Sandston was the first public library in Henrico. It was started in 1923 and was run by the Sandston Women’s Club. There are now 9 library locations located throughout the county. These are the types of facilities you think of when you hear the word “library”. They range in size from 5,600 square feet to 53,000 square feet and house hundreds of thousands of materials for you to check out and use. We have hundreds of computers at these locations. They are available to anyone with a library card. Many families visit our libraries for the great storytimes we offer. They offer much more but I’m trying to keep this to under 500 words. If you’ve been to one of our libraries you’ve probably been to one of these 9.
In addition to our traditional libraries we have a Bookmobile and a Municipal Library. These two libraries are unique and fill two specific needs for the people of Henrico County. The Bookmobile travels the county serving the citizens of Henrico who have a hard time making it to our regular branches. The Municipal Library was started to serve the needs of Henrico County Government and is located in the Henrico County Courthouse. You may have seen the Bookmobile on the road but odds are you didn’t know we had a Municipal Library.
One of the unique things about your library is that we have no “Main” branch. The geography of Henrico County doesn’t really lend itself to having a large, central library. We have divided the library system into 4 “Areas”. The East end consists of the Fairfield Area Library and the Sandston and Varina Branch Libraries. The North Side is made up of the Dumbarton Area Library and North Park Branch Library. The Tuckahoe Area Library and Gayton Branch Libray make up the West End. The Twin Hickory Area Library and Glen Allen Branch Library represent the Far West End.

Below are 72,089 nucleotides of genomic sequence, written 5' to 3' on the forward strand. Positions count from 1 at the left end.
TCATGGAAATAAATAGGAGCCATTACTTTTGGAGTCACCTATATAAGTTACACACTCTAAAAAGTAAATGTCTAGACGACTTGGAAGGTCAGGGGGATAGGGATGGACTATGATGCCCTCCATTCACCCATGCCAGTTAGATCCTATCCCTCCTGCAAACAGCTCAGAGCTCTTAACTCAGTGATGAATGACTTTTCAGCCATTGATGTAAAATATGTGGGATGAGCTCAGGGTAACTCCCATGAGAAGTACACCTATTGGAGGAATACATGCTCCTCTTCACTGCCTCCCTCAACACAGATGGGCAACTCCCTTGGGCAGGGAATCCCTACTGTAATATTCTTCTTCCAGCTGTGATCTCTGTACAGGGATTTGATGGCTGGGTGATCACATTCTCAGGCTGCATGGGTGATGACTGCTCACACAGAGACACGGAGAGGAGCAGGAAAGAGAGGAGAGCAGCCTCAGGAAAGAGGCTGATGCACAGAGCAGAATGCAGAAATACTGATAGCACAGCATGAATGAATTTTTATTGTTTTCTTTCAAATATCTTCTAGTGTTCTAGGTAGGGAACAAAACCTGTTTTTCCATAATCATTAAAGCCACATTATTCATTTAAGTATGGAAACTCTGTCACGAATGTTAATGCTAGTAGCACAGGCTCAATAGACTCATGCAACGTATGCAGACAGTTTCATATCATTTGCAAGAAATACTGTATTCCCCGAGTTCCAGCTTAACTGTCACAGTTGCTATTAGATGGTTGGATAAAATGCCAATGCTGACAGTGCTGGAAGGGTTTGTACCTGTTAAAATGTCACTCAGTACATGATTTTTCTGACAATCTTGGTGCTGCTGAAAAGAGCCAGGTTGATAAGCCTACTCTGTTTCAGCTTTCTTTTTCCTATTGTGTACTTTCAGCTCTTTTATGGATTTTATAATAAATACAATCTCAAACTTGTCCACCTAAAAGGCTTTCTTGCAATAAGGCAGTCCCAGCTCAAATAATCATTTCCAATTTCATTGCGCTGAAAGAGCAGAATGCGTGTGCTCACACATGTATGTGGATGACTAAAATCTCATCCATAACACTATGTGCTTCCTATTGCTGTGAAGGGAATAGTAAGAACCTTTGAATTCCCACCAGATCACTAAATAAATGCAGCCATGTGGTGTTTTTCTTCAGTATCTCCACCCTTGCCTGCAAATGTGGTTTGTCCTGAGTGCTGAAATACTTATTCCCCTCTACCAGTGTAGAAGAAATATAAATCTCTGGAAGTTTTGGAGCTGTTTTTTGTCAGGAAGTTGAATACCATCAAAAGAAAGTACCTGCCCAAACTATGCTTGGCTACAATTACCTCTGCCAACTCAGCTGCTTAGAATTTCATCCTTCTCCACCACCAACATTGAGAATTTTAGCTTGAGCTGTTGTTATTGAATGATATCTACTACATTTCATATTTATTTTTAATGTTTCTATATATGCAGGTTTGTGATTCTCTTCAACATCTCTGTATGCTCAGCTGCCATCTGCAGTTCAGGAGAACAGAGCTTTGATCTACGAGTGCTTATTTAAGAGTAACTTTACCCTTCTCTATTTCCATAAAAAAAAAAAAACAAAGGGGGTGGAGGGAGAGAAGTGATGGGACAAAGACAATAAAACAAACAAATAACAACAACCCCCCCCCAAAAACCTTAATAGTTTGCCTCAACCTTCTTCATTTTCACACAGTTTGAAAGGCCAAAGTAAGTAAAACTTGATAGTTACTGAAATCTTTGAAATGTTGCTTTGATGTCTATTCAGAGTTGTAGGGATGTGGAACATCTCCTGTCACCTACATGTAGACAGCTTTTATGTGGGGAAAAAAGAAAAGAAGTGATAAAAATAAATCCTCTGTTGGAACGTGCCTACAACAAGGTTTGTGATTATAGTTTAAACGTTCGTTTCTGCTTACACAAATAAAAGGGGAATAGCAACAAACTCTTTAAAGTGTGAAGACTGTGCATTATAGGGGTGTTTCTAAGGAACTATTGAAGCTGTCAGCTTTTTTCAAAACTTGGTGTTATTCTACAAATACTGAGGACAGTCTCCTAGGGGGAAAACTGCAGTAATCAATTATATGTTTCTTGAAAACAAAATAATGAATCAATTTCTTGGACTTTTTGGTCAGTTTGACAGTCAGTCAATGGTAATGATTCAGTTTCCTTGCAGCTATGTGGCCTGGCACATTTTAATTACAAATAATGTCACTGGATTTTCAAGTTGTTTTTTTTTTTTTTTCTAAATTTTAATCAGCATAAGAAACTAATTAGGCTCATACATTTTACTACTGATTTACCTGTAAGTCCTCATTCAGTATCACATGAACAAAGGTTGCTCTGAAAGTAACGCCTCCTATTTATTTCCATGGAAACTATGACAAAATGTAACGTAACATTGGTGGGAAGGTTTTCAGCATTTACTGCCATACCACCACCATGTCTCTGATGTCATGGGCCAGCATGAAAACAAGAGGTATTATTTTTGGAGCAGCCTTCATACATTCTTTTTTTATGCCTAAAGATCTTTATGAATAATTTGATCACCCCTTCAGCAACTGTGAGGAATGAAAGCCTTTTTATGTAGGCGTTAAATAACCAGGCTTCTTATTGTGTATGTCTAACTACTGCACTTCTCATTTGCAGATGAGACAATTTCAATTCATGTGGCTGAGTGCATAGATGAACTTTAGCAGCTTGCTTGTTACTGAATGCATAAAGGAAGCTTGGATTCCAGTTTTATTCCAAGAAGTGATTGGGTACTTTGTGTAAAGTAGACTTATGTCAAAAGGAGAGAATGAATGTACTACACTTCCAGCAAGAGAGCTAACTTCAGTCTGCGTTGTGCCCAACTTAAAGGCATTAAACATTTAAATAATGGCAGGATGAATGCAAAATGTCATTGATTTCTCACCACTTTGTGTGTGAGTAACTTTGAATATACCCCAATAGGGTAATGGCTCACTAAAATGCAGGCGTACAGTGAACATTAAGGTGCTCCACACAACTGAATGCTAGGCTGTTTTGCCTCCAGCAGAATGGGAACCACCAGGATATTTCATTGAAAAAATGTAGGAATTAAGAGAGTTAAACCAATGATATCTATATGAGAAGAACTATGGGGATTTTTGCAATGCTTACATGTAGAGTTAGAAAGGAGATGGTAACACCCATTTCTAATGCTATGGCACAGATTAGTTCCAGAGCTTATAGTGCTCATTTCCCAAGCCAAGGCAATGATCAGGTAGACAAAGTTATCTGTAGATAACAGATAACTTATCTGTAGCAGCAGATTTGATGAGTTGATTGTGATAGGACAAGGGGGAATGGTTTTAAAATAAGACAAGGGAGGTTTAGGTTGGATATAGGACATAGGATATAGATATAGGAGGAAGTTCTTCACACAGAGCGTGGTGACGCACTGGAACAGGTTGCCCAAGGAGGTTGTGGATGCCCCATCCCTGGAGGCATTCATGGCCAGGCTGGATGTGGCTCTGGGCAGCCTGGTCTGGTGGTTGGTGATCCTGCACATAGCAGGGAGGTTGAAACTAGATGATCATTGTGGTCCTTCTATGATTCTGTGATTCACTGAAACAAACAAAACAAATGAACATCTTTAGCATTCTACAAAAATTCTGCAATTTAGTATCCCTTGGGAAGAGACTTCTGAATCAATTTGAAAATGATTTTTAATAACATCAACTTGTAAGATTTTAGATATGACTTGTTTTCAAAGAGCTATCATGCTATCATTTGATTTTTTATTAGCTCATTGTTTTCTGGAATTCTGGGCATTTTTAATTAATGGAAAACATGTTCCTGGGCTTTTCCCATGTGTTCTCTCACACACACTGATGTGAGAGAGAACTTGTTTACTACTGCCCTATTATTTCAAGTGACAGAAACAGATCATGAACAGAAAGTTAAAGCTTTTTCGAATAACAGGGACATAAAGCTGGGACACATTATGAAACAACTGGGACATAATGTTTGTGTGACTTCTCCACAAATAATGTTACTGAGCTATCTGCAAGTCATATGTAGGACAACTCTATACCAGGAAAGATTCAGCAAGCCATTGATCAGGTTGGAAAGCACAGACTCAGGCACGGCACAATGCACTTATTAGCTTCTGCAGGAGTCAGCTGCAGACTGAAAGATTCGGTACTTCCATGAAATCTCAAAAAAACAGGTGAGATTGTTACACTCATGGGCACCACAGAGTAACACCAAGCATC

Last but not least is HQ. It’s located behind the Fairfield Area Library. This is where materials are ordered, purchased, processed, cataloged and generally prepared to be sent to the libraries. It is also where library administration, information technology, public relations, the business office and I work. We try to support everyone working in the libraries that you see every day.
So I hope you’ve got a little clearer picture of what makes up your library system. But wait! I was forgetting the most important part. The facilities are just buildings with stuff in them. The real value comes from the people who work in our libraries. They bring a variety of backgrounds, experiences and talent to work every day and help make each library unique. The people you see when you walk into one of the libraries are the ones who make the library work. They are the ones answering your questions, helping you find stuff and assisting you on the computer. Without the people, the library is really just a building.